If you read what I put on my tumblr yesterday, then you're aware that I feel that unless you have something prodcutive to say about society in the wake of a tragedy, you should just shut up about it. Public outrage over a tragedy rarely leads to anything good, because we as a society are so hyperfocused on treating the symptoms rather the underlying causes of our society's (not insignificant) ills. And then we only treat the symptoms after people get tired of or are unable to place the blame on one of a set of standard scapegoats (like videogames).
We are a sick society, killing ourselves daily, and in more ways than one. So let's look at how the Sandy Hook shootings show our disease in how we respond to it, going to increasingly deeper levels until we see exactly what our problem is. Prepare yourselves for some Inception-style social diagnostics.
1. Media outrage, public outrage: everyone gets stupid
Obviously no one enjoys a tragedy, and no one likes hearing about them. But our 24/7 news cycle has to cover something. And so what does it do? It invades people's lives with the retelling of traumatic events over and over until no one can stand it anymore. Television producers harass victims for their stories, coercing them into reliving what is probably the most tragic event in their life, ever, for the whole nation to see. But what do we get out of it? People being stupid. Like when a guy on facebook who happens to share the same name as the Sandy Hook shooter's younger brother was blasted with hatemail and death threats (the media using his picture didn't help). When this outrage reaches a feverpitch, even stupider things happen. Case in point: the TSA, or in this case, people saying that the teachers should have been packing heat.
2. Find a scapegoat: videogames, gun control
When blaming the victim isn't an option—which would just be downright distasteful if they blamed those elementary school kids for getting shot, but I've seen some people blaming the school, the parents, and teachers in general—we need a scapegoat. The ususal one for violent gun crime are videogames, because apparently using a few pieces of plastic to simulate some pixels colliding with other pixels in a flattened 3D perspective means that you're already ready to go kill some real people. Another popular scapegoat is lax gun control, but there's a problem with that one: it's a political, not just a cultural, issue.
3. Politicization and the "national conversation" about guns
The legacy of the "right to bear arms" that appears as an amendment to the Constitution comes from the DIY frontiersman spirit of the American militia that repelled both the English and the Indians (which is problematic for a host of reasons). The law has been interpreted for the past few decades at least however to mean that everyone has the right to have a gun. This is an incredibly stupid idea, but because it's been politicized by groups like the NRA and apparently the entire GOP to the point where having guns equals having freedom/democracy/'Murica. The gun control lobby and many administrations 'fear' the NRA should they move for any blanket gun-control policy. That this political posturing is more serious than the prospect of everyone having a gun is baffling to be sure. All this talk though of a "national conversation" about gun control is utter nonsense. Conversation won't do anything here, and even if the lip service to reform for a better society actually had some positive change on society, it still doesn't touch the deeper issues that underlie the entire right-to-bear-arms argument.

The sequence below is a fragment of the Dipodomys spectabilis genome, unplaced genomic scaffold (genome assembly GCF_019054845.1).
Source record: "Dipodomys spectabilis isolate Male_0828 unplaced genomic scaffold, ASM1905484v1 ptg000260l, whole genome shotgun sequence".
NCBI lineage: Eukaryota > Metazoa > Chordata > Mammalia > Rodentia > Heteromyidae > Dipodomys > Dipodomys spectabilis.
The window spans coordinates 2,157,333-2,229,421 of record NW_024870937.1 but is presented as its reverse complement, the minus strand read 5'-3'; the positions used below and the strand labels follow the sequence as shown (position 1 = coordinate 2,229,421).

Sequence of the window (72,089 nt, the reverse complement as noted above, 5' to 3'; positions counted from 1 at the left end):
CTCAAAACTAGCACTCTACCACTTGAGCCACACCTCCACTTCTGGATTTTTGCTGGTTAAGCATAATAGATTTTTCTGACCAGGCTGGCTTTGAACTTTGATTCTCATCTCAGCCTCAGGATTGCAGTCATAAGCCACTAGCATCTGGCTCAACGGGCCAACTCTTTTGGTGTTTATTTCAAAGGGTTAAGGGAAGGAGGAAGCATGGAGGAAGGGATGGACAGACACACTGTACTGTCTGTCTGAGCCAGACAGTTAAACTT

4. Going deeper: mental illness as a political and economic problem
Kind of side-stepping the gun issue for a second, many people have pointed out that this and other tragedies are seemingly committed solely by people with mental illnesses. In some cases, this turns out to be the case (I'll talk about the deeper implications though in the next point). There was an editorial cartoon that had an obviously retarded man standing in front of a gun store and a psychiatrist. The gun store was open, on the ground floor, had flashing lights and signs, and looked very inviting (if seedy). To get to the doctor, though (who had a huge white beard, sat in a wingback chair, and was smoking a pipe, all looking very expensive), this man would have to climb a number of tall steps—taller than the man, even. The obtuse point was to show that it's much easier to buy a gun than to have access to a doctor. This too is a political issue however. Political and economic. Guns are easy and cheap to make, and are readily available. Doctors, especially for ones trained in dealing with mental illess (which, incidentally, is a topic that I'm not going to be able to cover here, but which I nonetheless feel pasionately about, having worked in the mental health field for 3 years), take years to train, can be sued for just about anything a lawyer decides qualifies for malpractice, and are few and far between: they are expensive. Stupidly, in this country, there is virtually no public assistance 1) for healthcare in general and 2) especially not for mental health issues. Even Obamacare, which is supposed to guarantee that everyone is insured, requires that people pay for their health insurance at whatever price their insurance company dictates. Most of the time, and for most people on the cheapest health plans, mental illness isn't even covered. It's an out-of-pocket medical expense. That this issue is politicized to the point that the mandate for universal paid insurance coverage almost died multiple times in the process is sickening. Even more so that one side is so adamant about the repeal of Obamacare that discussion of expanding public assistance options is completely off the table. But I'm getting ahead of myself.